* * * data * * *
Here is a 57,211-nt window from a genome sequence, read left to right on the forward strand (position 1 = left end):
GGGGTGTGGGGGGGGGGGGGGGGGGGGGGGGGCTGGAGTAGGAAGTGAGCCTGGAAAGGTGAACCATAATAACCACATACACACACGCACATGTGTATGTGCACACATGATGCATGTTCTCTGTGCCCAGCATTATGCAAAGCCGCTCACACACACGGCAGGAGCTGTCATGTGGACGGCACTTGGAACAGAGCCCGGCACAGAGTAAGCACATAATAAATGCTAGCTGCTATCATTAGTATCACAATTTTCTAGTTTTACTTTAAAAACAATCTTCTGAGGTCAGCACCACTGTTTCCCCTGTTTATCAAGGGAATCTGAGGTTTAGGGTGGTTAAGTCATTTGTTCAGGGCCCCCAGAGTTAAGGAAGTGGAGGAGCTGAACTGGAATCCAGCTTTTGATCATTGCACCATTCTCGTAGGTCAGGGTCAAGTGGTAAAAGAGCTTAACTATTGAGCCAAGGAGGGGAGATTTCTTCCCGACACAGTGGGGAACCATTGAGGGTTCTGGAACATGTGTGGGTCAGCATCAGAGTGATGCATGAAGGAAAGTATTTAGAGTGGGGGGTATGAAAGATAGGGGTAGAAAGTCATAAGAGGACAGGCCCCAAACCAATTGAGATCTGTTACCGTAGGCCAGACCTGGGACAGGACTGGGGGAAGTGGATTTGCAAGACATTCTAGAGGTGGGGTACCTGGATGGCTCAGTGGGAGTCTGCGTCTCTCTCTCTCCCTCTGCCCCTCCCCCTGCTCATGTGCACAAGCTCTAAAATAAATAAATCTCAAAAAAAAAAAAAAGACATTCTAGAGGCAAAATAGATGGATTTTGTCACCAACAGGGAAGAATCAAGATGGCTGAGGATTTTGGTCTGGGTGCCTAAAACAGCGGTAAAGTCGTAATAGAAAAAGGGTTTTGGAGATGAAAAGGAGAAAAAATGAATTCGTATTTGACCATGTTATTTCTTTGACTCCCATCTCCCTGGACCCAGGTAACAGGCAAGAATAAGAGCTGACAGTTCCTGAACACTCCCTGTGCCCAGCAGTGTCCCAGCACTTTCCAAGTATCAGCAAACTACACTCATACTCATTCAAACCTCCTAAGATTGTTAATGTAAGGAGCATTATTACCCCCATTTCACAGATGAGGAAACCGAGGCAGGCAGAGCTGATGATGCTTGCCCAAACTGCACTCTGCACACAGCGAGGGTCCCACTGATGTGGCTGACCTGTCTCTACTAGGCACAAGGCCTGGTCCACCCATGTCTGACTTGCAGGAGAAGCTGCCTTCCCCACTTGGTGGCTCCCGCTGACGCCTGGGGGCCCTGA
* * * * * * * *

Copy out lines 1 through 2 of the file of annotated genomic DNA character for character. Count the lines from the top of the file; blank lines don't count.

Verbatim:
Here is a 57,211-nt window from a genome sequence, read left to right on the forward strand (position 1 = left end):
GGGGTGTGGGGGGGGGGGGGGGGGGGGGGGGGCTGGAGTAGGAAGTGAGCCTGGAAAGGTGAACCATAATAACCACATACACACACGCACATGTGTATGTGCACACATGATGCATGTTCTCTGTGCCCAGCATTATGCAAAGCCGCTCACACACACGGCAGGAGCTGTCATGTGGACGGCACTTGGAACAGAGCCCGGCACAGAGTAAGCACATAATAAATGCTAGCTGCTATCATTAGTATCACAATTTTCTAGTTTTACTTTAAAAACAATCTTCTGAGGTCAGCACCACTGTTTCCCCTGTTTATCAAGGGAATCTGAGGTTTAGGGTGGTTAAGTCATTTGTTCAGGGCCCCCAGAGTTAAGGAAGTGGAGGAGCTGAACTGGAATCCAGCTTTTGATCATTGCACCATTCTCGTAGGTCAGGGTCAAGTGGTAAAAGAGCTTAACTATTGAGCCAAGGAGGGGAGATTTCTTCCCGACACAGTGGGGAACCATTGAGGGTTCTGGAACATGTGTGGGTCAGCATCAGAGTGATGCATGAAGGAAAGTATTTAGAGTGGGGGGTATGAAAGATAGGGGTAGAAAGTCATAAGAGGACAGGCCCCAAACCAATTGAGATCTGTTACCGTAGGCCAGACCTGGGACAGGACTGGGGGAAGTGGATTTGCAAGACATTCTAGAGGTGGGGTACCTGGATGGCTCAGTGGGAGTCTGCGTCTCTCTCTCTCCCTCTGCCCCTCCCCCTGCTCATGTGCACAAGCTCTAAAATAAATAAATCTCAAAAAAAAAAAAAAGACATTCTAGAGGCAAAATAGATGGATTTTGTCACCAACAGGGAAGAATCAAGATGGCTGAGGATTTTGGTCTGGGTGCCTAAAACAGCGGTAAAGTCGTAATAGAAAAAGGGTTTTGGAGATGAAAAGGAGAAAAAATGAATTCGTATTTGACCATGTTATTTCTTTGACTCCCATCTCCCTGGACCCAGGTAACAGGCAAGAATAAGAGCTGACAGTTCCTGAACACTCCCTGTGCCCAGCAGTGTCCCAGCACTTTCCAAGTATCAGCAAACTACACTCATACTCATTCAAACCTCCTAAGATTGTTAATGTAAGGAGCATTATTACCCCCATTTCACAGATGAGGAAACCGAGGCAGGCAGAGCTGATGATGCTTGCCCAAACTGCACTCTGCACACAGCGAGGGTCCCACTGATGTGGCTGACCTGTCTCTACTAGGCACAAGGCCTGGTCCACCCATGTCTGACTTGCAGGAGAAGCTGCCTTCCCCACTTGGTGGCTCCCGCTGACGCCTGGGGGCCCTGA